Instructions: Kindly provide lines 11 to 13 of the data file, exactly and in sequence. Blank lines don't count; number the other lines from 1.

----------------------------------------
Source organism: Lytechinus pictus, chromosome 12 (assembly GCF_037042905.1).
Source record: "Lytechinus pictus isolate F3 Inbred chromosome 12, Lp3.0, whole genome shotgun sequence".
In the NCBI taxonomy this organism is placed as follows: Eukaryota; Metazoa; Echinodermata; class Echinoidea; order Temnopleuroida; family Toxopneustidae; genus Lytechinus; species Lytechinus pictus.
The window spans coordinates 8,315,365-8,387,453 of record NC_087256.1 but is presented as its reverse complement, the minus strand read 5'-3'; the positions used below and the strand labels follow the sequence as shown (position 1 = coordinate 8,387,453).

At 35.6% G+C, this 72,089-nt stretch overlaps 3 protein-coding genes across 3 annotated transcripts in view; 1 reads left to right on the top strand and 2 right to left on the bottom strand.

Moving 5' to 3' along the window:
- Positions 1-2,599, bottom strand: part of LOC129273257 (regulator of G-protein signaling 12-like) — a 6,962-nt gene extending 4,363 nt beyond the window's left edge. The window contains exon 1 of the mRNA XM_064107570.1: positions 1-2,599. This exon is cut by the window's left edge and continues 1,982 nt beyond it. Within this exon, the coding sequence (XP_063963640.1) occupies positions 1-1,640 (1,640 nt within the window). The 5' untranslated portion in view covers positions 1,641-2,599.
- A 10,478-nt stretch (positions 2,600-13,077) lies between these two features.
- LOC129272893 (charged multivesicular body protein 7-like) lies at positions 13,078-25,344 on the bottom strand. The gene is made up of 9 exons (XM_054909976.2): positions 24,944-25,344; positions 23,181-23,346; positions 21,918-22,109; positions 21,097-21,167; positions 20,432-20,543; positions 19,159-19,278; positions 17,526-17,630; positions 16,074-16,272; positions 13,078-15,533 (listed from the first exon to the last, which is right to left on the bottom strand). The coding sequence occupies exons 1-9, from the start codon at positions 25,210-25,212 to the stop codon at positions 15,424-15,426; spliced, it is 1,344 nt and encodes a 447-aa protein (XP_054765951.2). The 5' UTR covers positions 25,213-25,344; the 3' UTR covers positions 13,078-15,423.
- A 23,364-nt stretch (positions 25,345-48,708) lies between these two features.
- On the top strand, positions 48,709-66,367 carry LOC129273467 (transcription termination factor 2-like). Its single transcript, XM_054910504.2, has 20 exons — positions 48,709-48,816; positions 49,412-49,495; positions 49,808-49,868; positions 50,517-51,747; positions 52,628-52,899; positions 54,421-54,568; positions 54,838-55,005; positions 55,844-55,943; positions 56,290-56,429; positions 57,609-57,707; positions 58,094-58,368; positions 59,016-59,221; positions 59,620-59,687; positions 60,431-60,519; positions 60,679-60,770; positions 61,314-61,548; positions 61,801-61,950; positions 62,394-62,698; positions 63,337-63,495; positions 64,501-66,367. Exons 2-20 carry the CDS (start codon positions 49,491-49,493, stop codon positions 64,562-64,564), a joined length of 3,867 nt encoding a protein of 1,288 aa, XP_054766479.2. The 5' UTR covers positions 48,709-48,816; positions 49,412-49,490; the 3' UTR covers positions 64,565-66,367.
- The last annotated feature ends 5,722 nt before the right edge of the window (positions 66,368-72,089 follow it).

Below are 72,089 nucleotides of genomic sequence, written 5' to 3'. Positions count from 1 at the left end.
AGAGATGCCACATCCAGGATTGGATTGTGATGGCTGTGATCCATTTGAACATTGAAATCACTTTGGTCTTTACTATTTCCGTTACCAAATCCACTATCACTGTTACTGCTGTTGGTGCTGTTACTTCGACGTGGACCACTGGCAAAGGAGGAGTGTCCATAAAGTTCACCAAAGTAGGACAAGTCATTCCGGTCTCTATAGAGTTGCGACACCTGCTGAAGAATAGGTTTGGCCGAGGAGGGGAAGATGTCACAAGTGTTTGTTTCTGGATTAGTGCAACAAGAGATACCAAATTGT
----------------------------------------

- On the top strand, positions 48,709-66,367 carry LOC129273467 (transcription termination factor 2-like). Its single transcript, XM_054910504.2, has 20 exons — positions 48,709-48,816; positions 49,412-49,495; positions 49,808-49,868; positions 50,517-51,747; positions 52,628-52,899; positions 54,421-54,568; positions 54,838-55,005; positions 55,844-55,943; positions 56,290-56,429; positions 57,609-57,707; positions 58,094-58,368; positions 59,016-59,221; positions 59,620-59,687; positions 60,431-60,519; positions 60,679-60,770; positions 61,314-61,548; positions 61,801-61,950; positions 62,394-62,698; positions 63,337-63,495; positions 64,501-66,367. Exons 2-20 carry the CDS (start codon positions 49,491-49,493, stop codon positions 64,562-64,564), a joined length of 3,867 nt encoding a protein of 1,288 aa, XP_054766479.2. The 5' UTR covers positions 48,709-48,816; positions 49,412-49,490; the 3' UTR covers positions 64,565-66,367.
- The last annotated feature ends 5,722 nt before the right edge of the window (positions 66,368-72,089 follow it).

Below are 72,089 nucleotides of genomic sequence, written 5' to 3'. Positions count from 1 at the left end.